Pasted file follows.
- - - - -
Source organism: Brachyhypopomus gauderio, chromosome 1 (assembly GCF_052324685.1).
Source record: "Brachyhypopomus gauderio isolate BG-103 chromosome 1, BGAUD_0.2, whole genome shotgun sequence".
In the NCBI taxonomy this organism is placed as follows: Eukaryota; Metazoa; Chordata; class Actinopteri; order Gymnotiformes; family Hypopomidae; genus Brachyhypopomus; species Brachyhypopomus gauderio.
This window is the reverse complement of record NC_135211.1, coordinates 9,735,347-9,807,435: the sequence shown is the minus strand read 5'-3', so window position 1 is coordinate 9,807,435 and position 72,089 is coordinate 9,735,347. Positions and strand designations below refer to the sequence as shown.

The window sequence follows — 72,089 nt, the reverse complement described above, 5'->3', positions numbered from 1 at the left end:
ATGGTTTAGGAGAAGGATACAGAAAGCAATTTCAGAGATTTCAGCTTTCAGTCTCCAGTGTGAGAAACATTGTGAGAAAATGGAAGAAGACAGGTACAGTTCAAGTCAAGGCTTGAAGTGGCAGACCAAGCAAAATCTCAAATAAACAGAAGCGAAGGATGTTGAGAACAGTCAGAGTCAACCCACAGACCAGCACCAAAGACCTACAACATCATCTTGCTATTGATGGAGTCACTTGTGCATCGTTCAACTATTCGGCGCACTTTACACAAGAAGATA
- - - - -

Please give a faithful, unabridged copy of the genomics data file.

Source organism: Brachyhypopomus gauderio, chromosome 1 (assembly GCF_052324685.1).
Source record: "Brachyhypopomus gauderio isolate BG-103 chromosome 1, BGAUD_0.2, whole genome shotgun sequence".
In the NCBI taxonomy this organism is placed as follows: Eukaryota; Metazoa; Chordata; class Actinopteri; order Gymnotiformes; family Hypopomidae; genus Brachyhypopomus; species Brachyhypopomus gauderio.
This window is the reverse complement of record NC_135211.1, coordinates 9,735,347-9,807,435: the sequence shown is the minus strand read 5'-3', so window position 1 is coordinate 9,807,435 and position 72,089 is coordinate 9,735,347. Positions and strand designations below refer to the sequence as shown.

The window sequence follows — 72,089 nt, the reverse complement described above, 5'->3', positions numbered from 1 at the left end:
ATGGTTTAGGAGAAGGATACAGAAAGCAATTTCAGAGATTTCAGCTTTCAGTCTCCAGTGTGAGAAACATTGTGAGAAAATGGAAGAAGACAGGTACAGTTCAAGTCAAGGCTTGAAGTGGCAGACCAAGCAAAATCTCAAATAAACAGAAGCGAAGGATGTTGAGAACAGTCAGAGTCAACCCACAGACCAGCACCAAAGACCTACAACATCATCTTGCTATTGATGGAGTCACTTGTGCATCGTTCAACTATTCGGCGCACTTTACACAAGAAGATA